The largest of Sweden’s national pension funds has co-filed a shareholder resolution at the annual general meeting of Tesla, seeking to strengthen workers’ rights at the electric car firm.
AP7, the SEK970bn (€91.4bn) default provider of the premium pension, said the shareholder resolution, which was being led by Nia Impact Capital, would be brought to Tesla’s AGM – which takes place on 4 August – for the third year in a row.
In 2020 and 2021, the pension fund said, the proposal had gained 27% and 45% of votes, respectively.
Charlotta Dawidowski Sydstrand, head of ESG at AP7, said: “AP7 has been in dialogue with Tesla for several years regarding concerns over workers’ rights.
“Given limited progress in those discussions AP7 has chosen to actively support this shareholder resolution which aims at strengthening employee rights and improving transparency on disputes such as discrimination and harassment,” she said.
The resolution – listed as proposal number nine on the AGM agenda – asks Tesla to report on the impact of the use of mandatory arbitration for resolving disputes between workers and Tesla as an employer, and to evaluate the effects of it on Tesla’s brand, employees and workplace culture.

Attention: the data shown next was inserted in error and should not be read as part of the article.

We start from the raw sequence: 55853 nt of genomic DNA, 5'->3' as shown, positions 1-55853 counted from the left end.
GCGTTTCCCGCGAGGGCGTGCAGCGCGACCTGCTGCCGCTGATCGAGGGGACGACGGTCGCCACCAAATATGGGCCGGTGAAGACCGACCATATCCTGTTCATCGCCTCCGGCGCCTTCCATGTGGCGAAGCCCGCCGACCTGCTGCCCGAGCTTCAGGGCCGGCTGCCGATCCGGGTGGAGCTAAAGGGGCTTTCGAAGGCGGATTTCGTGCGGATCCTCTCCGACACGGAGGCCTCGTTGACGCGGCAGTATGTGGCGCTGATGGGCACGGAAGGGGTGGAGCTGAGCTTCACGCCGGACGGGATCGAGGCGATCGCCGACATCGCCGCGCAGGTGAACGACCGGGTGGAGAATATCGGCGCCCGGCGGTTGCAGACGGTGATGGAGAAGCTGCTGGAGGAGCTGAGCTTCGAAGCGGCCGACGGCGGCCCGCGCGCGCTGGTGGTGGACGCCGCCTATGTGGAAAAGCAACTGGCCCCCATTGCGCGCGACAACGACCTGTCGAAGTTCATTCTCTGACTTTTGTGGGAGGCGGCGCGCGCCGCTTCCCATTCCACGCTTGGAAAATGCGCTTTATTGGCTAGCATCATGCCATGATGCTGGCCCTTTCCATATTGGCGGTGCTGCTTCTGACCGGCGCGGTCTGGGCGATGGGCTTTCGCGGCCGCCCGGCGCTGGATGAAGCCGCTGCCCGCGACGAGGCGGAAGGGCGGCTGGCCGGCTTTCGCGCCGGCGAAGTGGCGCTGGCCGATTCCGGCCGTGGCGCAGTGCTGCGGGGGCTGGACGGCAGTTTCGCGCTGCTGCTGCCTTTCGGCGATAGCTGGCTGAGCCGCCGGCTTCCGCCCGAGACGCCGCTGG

“Arbitration is an out-of-court method,” said AP7, adding that when disputes were handled through arbitration, the underlying facts and the outcome of the case often remained secret, which it said stopped other employees from learning about and acting on shared concerns.
In the shareholder proposal, Nia Impact Capital wrote that Tesla’s valuable brand would be harmed by an association with racist, sexist, or other discriminatory behaviours, and that its future success also relied on its ability to innovate, and to implement those innovations effectively.
“For investors to have confidence that it will be able to do this well, Tesla must also have confidence that the company has effective human capital management systems,” it wrote.
The proposal is opposed by the Tesla board, which said on the published agenda for the upcoming AGM that the idea would not serve the best interests of Tesla or the company’s stockholders.
”As with the similar proposal presented by this proponent at the 2020 and 2021 annual meetings of stockholders, both of which were rejected by Tesla’s stockholders, the proponent cites inaccurate and unsupported assertions regarding arbitration and its alleged impact on workplace conditions at Tesla,” the board wrote as part of a 761-word rebuttal.